But what about the 1st Millennium? Pieces of a strike-a-light flint with characteristic crush damage and a slate whetstone probably belong there. And a Viking Period padlock key certainly does! We managed to make contact with the Viking Period on our first try!

The finds are too few so far to support any detailed functional interpretation. But they do have one thing in common: they’re small portable objects that people are likely to have brought with them on trips. To the hundred’s sacred field, perhaps? The road to Torstuna is lined with rune stones. There is very little burnt stone and no visible charcoal in that field, so it doesn’t look like a ploughed-out Viking Period settlement site.

I’m really tired now after a day walking in the sunshine on Saint Olaf’s field.

Update 19 April: Dear Reader Dreikin posed a good question: “… how do you detect that these rocks are created by humans and not natural?”

Firstly, it’s harder when you can only see a photograph. Secondly, it takes a certain amount of practice. Compared to natural pieces of rock, these two really stand out as modified: one by knapping and strike-a-lighting, the other by honing steel blades against the surface of the slate.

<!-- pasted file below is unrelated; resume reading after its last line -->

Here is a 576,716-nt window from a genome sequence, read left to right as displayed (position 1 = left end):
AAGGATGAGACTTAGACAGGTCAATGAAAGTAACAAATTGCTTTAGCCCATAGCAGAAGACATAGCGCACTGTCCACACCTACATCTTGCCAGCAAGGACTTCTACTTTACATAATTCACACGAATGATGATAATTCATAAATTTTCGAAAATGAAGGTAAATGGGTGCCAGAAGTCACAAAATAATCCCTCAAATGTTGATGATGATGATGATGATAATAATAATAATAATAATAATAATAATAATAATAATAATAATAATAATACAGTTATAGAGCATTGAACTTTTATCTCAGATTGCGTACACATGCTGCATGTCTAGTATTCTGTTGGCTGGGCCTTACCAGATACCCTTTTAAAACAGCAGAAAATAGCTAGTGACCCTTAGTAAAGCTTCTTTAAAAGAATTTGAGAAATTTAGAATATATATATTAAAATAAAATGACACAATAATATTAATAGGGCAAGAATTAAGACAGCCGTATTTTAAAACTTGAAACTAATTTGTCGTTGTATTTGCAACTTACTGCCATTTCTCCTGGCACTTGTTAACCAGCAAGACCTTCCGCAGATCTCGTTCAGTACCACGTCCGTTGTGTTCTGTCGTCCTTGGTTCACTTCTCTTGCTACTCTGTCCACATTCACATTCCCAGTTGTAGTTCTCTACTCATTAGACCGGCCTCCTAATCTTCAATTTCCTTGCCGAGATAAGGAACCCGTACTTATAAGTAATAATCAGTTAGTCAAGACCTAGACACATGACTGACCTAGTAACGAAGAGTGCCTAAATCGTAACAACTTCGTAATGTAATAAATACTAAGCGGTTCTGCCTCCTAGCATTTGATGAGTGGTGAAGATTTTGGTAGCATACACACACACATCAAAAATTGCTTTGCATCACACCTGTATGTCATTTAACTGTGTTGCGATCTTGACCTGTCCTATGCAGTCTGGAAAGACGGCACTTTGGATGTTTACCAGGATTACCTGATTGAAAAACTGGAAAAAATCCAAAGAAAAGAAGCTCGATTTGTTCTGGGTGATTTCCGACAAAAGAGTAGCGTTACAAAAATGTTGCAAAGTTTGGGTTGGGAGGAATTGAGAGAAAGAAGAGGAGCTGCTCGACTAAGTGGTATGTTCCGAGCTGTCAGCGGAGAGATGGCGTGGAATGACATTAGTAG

Also, I picked these two out when fieldwalking: I was standing up and they were half-buried in the surface of the earth. At that distance, I couldn’t see the details that convinced me that they are artefacts. But I could see that the material was unusual: flint and slate. If the entire field had been littered with natural pieces of those materials, chances are I wouldn’t have picked the modified ones up.

I’ve been a small-finds geek for 16 years. But I still don’t have a good handle on the dreaded quartz, because of its unpredictable fracturing behaviour. If you give me a bag of quartz frags, I’ll have to sort it into a small pile for “certainly modified”, a middling one for “certainly unmodified” and a big pile for “maybe modified”.